|Title||Early 20th-century Arctic warming intensified by Pacific and Atlantic multidecadal variability|
|Publication Type||Journal Article|
|Year of Publication||2017|
|Authors||Tokinaga H., Xie SP, Mukougawa H.|
|Journal||Proceedings of the National Academy of Sciences of the United States of America|
|Type of Article||Article|
|Keywords||air-temperature; atlantic; circulation; climate; climate-change; early 20th-century Arctic warming; Multidecadal variability; north pacific; ocean-atmosphere interaction; oscillation; Pacific decadal variability; pressure; sea-ice; simulations; variability; version 2; wind speeds|
With amplified warming and record sea ice loss, the Arctic is the canary of global warming. The historical Arctic warming is poorly understood, limiting our confidence in model projections. Specifically, Arctic surface air temperature increased rapidly over the early 20th century, at rates comparable to those of recent decades despite much weaker greenhouse gas forcing. Here, we show that the concurrent phase shift of Pacific and Atlantic interdecadal variability modes is the major driver for the rapid early 20th-century Arctic warming. Atmospheric model simulations successfully reproduce the early Arctic warming when the interdecadal variability of sea surface temperature (SST) is properly prescribed. The early 20th-century Arctic warming is associated with positive SST anomalies over the tropical and North Atlantic and a Pacific SST pattern reminiscent of the positive phase of the Pacific decadal oscillation. Atmospheric circulation changes are important for the early 20th-century Arctic warming. The equatorial Pacific warming deepens the Aleutian low, advecting warm air into the North American Arctic. The extratropical North Atlantic and North Pacific SST warming strengthens surface westerly winds over northern Eurasia, intensifying the warming there. Coupled ocean-atmosphere simulations support the constructive intensification of Arctic warming by a concurrent, negative-to-positive phase shift of the Pacific and Atlantic interdecadal modes. Our results aid attributing the historical Arctic warming and thereby constrain the amplified warming projected for this important region.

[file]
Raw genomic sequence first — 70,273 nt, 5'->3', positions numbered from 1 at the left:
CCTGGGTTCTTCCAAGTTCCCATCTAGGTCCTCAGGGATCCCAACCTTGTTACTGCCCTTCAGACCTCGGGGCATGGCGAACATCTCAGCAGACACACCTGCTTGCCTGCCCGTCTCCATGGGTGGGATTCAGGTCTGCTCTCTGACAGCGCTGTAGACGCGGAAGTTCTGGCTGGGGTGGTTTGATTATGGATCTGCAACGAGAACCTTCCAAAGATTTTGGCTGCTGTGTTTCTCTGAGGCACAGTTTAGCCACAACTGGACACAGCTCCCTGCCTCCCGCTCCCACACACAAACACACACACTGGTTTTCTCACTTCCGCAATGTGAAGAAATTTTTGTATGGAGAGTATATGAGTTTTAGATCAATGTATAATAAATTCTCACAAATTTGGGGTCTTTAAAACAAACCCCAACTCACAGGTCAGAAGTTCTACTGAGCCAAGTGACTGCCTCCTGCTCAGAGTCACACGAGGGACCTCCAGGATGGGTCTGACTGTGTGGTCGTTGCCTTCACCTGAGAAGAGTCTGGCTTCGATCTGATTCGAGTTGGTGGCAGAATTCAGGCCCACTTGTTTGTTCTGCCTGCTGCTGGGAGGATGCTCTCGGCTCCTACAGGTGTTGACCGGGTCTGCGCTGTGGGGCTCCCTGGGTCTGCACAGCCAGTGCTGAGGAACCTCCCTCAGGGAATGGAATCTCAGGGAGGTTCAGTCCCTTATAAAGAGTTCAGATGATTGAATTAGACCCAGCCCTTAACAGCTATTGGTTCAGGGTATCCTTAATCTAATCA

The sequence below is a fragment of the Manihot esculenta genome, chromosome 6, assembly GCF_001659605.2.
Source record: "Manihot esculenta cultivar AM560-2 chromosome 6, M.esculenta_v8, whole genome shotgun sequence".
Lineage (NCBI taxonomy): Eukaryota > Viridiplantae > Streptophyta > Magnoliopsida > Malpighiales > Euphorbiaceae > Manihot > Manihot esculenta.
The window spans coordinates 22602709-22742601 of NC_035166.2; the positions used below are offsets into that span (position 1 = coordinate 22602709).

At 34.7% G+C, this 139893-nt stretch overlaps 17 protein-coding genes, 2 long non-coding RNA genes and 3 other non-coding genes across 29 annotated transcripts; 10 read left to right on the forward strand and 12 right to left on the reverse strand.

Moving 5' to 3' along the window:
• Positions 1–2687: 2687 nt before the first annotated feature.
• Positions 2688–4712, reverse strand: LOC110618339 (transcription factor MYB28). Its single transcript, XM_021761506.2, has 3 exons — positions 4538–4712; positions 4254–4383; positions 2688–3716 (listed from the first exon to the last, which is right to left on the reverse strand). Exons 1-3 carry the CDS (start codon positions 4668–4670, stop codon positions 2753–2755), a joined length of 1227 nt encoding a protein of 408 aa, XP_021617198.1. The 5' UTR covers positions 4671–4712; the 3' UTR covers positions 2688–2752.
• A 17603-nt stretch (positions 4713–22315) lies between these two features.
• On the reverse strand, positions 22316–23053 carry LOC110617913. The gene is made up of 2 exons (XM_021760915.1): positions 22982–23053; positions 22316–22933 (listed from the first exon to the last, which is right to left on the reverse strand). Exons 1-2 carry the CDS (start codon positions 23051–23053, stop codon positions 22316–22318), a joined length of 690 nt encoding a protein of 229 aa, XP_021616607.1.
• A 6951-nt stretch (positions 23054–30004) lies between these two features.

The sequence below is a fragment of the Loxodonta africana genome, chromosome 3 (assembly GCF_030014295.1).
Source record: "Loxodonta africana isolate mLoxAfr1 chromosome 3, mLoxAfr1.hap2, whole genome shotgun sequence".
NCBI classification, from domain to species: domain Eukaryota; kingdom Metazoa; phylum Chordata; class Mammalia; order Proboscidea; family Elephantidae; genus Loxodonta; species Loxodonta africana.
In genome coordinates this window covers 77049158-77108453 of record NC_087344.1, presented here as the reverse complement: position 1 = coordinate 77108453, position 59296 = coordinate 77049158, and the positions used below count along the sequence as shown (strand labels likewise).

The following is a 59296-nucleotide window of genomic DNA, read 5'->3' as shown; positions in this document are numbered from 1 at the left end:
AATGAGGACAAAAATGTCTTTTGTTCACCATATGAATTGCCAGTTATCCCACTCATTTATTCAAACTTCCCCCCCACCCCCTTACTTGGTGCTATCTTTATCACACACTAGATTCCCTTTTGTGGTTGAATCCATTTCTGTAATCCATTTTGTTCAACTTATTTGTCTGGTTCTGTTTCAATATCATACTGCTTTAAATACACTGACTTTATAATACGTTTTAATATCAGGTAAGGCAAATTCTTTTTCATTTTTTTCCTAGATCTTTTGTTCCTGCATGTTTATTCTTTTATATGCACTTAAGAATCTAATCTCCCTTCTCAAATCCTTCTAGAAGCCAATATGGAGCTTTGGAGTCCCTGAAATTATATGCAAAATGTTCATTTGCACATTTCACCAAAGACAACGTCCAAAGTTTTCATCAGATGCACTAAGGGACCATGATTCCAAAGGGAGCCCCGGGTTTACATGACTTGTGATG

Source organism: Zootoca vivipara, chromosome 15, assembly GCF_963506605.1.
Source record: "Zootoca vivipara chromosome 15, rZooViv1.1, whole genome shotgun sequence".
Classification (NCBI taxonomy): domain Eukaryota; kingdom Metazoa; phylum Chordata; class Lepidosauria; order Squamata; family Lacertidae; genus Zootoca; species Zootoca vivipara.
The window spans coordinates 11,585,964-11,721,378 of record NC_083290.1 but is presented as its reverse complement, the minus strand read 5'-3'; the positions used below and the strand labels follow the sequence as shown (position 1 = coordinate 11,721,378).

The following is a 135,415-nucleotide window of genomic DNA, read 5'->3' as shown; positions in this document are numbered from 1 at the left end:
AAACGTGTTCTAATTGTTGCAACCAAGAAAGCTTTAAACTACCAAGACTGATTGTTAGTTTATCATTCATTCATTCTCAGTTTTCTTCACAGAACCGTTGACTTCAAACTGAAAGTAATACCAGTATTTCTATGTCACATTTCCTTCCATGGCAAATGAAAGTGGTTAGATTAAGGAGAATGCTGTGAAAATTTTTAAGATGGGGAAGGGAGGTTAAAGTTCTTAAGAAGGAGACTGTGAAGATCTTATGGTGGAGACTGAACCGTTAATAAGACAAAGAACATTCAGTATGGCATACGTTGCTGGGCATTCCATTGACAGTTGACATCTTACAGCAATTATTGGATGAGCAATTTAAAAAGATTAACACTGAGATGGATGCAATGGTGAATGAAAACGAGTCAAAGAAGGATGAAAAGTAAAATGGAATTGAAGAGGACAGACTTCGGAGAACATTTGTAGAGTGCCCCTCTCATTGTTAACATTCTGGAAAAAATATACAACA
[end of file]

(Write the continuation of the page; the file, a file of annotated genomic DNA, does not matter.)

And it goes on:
We have shown that a concurrent phase shift of Pacific decadal variability (PDV) and Atlantic multidecadal variability (AMV) modes is a major mechanism for the unusually intense early 20th-century Arctic warming, and that the atmospheric circulation change is important. Our atmospheric general circulation model (AGCM) experiments indicate constructive contributions of the tropical and extratropical sea surface temperature (SST) forcings. The tropical Pacific warming excites a Pacific/North America (PNA)-like circulation change while the extratropical SST warming strengthens meridional sea level pressure (SLP) gradient over northern Eurasia. The North Atlantic plays a key role in changing atmospheric circulation over the Eurasian Arctic. The Pacific/Atlantic SST warming in the early 20th century was underrepresented in previous reconstructed SST datasets. Our AGCM successfully reproduces the magnitude and spatial distribution of the early Arctic warming when the phase shift of PDV/AMV modes is properly represented. Long coupled model simulations confirm that concurrent PDV–AMV phase shifts affect Arctic temperature trends (Fig. 5), highlighting the importance of regional patterns of SST change. The sensitivity to SST also highlights the need for the reliable reconstruction of the historical evolution, especially before 1950.